You gotta see “Good Hair.” It’s a great film for everyone, taking a humorously candid look at the politics of and price paid for beauty. A mix between Chris Rock’s cheeky stand-up and Michael Moore‘s tongue-in-cheek documentaries, you’ll be surprised by the facts presented around the national and global politics surrounding the billion dollar Black hair product industry.
From who really owns most Black hair product businesses, to where hair for weaves comes from, to the cost of maintaining perfect looking locks. Below is a review of the film by my friend Olu over at Los Angeles Wave.
Shear Comedy in Chris Rock’s New Documentary
Los Angeles WAVE, News Feature, by Olu Alemoru
Whether natural or processed, free-flowing or covered with stylish headwear, no discussion of Black hair is just follicle-deep.
This is particularly true for Black women, who meticulously tend to their crowning glories in beauty establishments across the land, creating not just a multi-billion-dollar economy but a grooming ritual that has become a metaphor for life.
In the documentary “Good Hair,” comedian Chris Rock casts a critical and humorous eye on the Black hair-care business and explores the historical, political and social issues that play into the relationship between African-American women and their hair.
The film follows Rock as he journeys from New York to Atlanta, Dallas, Birmingham, Los Angeles and even India to find the finer points of the story. Along the way, he encounters hair-care professionals, beauty and barbershop patrons and celebrities including Raven Symoné, Ice-T, the Rev. Al Sharpton, Nia Long and Salt-N-Pepa, all of whom offer their hair-raising and candid perspectives.
The background to the film is rooted in Rock’s early stand-up career, and an out-of-the-mouth-of-babes moment when his then five-year-old daughter asked him why she doesn’t have “good hair.”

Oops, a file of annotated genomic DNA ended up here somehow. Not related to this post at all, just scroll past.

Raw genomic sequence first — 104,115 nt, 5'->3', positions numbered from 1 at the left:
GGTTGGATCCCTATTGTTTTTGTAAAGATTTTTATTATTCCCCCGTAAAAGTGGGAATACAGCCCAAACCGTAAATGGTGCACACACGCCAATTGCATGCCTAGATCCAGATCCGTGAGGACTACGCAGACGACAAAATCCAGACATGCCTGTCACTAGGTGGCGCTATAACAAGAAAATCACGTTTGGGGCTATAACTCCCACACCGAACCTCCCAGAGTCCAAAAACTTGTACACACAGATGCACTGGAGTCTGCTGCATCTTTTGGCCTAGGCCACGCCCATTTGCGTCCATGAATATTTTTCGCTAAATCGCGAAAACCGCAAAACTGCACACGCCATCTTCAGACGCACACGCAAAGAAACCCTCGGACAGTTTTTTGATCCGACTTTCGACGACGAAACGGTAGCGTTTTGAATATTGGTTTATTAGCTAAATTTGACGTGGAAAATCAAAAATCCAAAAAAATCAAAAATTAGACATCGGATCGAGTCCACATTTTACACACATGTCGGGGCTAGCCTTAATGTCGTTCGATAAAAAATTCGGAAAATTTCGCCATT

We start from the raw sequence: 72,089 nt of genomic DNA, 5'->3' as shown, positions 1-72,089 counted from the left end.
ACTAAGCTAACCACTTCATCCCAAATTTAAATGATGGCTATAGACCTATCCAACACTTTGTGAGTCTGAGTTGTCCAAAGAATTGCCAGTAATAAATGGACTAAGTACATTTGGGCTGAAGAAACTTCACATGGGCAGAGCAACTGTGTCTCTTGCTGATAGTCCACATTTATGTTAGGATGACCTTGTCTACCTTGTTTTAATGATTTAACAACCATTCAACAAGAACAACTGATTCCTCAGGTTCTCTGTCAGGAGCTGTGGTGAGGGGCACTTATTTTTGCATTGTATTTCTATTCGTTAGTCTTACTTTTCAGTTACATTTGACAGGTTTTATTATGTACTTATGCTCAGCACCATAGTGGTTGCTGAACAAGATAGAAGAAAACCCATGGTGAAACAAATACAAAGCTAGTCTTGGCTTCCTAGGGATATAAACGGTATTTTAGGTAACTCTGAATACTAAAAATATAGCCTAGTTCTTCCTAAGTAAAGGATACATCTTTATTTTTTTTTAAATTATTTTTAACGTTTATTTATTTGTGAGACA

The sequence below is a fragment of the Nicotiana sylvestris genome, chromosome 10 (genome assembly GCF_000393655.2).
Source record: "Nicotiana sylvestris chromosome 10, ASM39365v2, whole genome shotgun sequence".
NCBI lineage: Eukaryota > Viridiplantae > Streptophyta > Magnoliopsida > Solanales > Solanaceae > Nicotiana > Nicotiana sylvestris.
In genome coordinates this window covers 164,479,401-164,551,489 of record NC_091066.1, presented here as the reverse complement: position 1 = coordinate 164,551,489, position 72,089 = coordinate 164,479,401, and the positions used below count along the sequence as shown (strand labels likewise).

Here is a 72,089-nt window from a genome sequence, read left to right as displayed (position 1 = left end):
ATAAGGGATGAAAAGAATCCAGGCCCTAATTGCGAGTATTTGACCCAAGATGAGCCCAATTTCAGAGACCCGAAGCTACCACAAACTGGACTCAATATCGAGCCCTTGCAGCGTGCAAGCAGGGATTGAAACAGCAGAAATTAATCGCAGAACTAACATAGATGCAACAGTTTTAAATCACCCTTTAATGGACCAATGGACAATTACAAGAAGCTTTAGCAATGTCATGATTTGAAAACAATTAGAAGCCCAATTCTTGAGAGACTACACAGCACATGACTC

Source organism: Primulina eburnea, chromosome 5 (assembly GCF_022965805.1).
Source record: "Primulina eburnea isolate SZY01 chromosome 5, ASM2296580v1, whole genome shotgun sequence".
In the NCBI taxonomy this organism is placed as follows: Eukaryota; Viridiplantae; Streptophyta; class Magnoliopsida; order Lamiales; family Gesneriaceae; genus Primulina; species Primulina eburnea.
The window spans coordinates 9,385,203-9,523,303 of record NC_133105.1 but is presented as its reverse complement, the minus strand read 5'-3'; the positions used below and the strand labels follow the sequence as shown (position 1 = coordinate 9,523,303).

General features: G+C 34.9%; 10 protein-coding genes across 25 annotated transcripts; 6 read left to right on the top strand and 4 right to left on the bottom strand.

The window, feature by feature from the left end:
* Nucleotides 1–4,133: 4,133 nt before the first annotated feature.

Like any doting dad, Rock laughed it off and told her for the umpteenth time that day just how beautiful she was. But the question struck a chord and a potential film idea was born.
Rock had always vividly recalled doing a stand-up gig in Atlanta during the annual Bonner Bros. Hair Show, an iconic event that has filled the city’s hotels for a half-century, but that the young comic was oblivious to.
Thus, teaming up with the creative team behind HBO’s “The Chris Rock Show,” including producer Nelson George, writers Lance Crouther and Chuck Sklar and writer/director Jeff Stilson, they set about weaving an interesting tale to tell.
Using the centerpiece of the Bonner Bros. show – the Hair Battle Royale Finale between top hair stylists – as a narrative, Rock frequently moves into investigative journalist mode to impart some fascinating facts and expose a healthy share of double-take moments.
One of the earliest in that regard is when Rock visits Dudley Products in Greensboro, North Carolina – one of the oldest African-American-owned hair product companies – to see how relaxer, whose key ingredient is sodium hydroxide, is made.
Cutting from the huge vats of white liquid, Rock then consults an expert chemist who uses soda cans to demonstrate the harmful effects of the solution. After 20 minutes, three-quarters of the can has been eroded, 40 minutes later half the can has been eaten away and within an hour it had nearly evaporated.
Meanwhile, on the India trip, Rock visits a Hindu temple to witness a religious hair-sacrificing ceremony called “tonsuring.” A highly-prized commodity, human hair is one of the country’s largest exports, and each year more than 10 million Indians sacrifice hair to deity.
After the hair is shorn, it is processed and sold to international dealers – but what cut religious leaders and government officials receive is something audiences are left to ponder. “They were very gracious to let us film at the temple, but we had to get out of their fast,” joked Rock when quizzed last week for more detail.
As the film points out, extensions are a big part of the business – it is estimated that hair weaves make up about 65 percent of the $9 billion revenue driven annually by Black hair care. And depending on the length, texture and type (synthetic or human), it can cost anywhere from $400 to more than $4,000…
Read more: Los Angeles WAVE